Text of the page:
A play written by: Arthur Miller In two acts and a requiem (1915 – 2005) About the Author Arthur Miller, considered one of the most distinguished contemporary American playwrights, explores themes of individual and social commitment, familial relationships, and moral obligation. His ten major works have sparked controversy and enjoyed acclaim. They continue to have a stirring effect on audiences as well as readers. Death of a Salesman in 1949 brought Miller the Pulitzer Prize as well as the Antoinette Perry (Tony) Award and the New York Drama Critics Circle Award.
It also had the distinction of being the only play ever selected for circulation by the Book-of-the-Month Club. It took Miller only six weeks to write the play that had probably been germinating in his mind since his job with his father’s manufacturing company (he worked there in high school briefly, but abhorred the job because of the way the clothing buyers treated his father and the company’s salesmen with arrogant contempt). Considered a masterpiece by theater critics and historians, the play condemns a society that compels individuals to forsake their natural talents and their dignity in favor of achieving material success.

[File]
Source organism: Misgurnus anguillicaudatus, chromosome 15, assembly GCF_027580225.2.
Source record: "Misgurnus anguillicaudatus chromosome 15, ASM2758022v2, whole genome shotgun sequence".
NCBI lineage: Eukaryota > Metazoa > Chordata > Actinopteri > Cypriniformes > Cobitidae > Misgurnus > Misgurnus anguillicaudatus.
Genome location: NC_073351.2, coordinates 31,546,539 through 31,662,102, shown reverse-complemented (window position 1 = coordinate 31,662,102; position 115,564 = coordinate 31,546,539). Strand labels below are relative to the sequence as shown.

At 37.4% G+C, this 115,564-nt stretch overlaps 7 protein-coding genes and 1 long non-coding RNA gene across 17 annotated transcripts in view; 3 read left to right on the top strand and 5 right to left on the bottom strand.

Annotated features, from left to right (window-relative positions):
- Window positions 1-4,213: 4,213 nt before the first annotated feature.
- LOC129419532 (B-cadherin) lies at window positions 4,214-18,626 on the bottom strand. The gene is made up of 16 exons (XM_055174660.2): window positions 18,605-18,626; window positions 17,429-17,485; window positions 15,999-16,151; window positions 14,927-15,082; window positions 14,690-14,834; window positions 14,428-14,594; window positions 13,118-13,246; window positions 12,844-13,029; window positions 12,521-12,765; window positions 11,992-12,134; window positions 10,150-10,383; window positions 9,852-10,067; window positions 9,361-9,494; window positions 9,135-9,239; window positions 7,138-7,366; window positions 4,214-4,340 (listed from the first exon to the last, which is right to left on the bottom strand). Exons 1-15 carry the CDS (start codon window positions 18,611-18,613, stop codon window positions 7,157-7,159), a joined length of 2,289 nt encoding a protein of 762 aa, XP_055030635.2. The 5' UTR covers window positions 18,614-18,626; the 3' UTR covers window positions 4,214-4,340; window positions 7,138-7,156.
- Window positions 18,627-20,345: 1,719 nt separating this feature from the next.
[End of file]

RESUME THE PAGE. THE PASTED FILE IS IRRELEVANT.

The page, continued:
The opening night audience in Philadelphia was overwhelmed; long after the standing ovations and final curtain calls, theatergoers, identifying with Willy and his sons, refused to go home. In 1952 Miller’s most controversial play, The Crucible, was produced. Although it won him a Tony award, the merits of the play were obscured by the political attitudes toward it. There was an obvious parallel between the mass hysteria of the 1692 witch trials and the mass hysteria of the McCarthyism in the 1950’s. Historical Background The United States emerged from World War II with unrivaled economic power.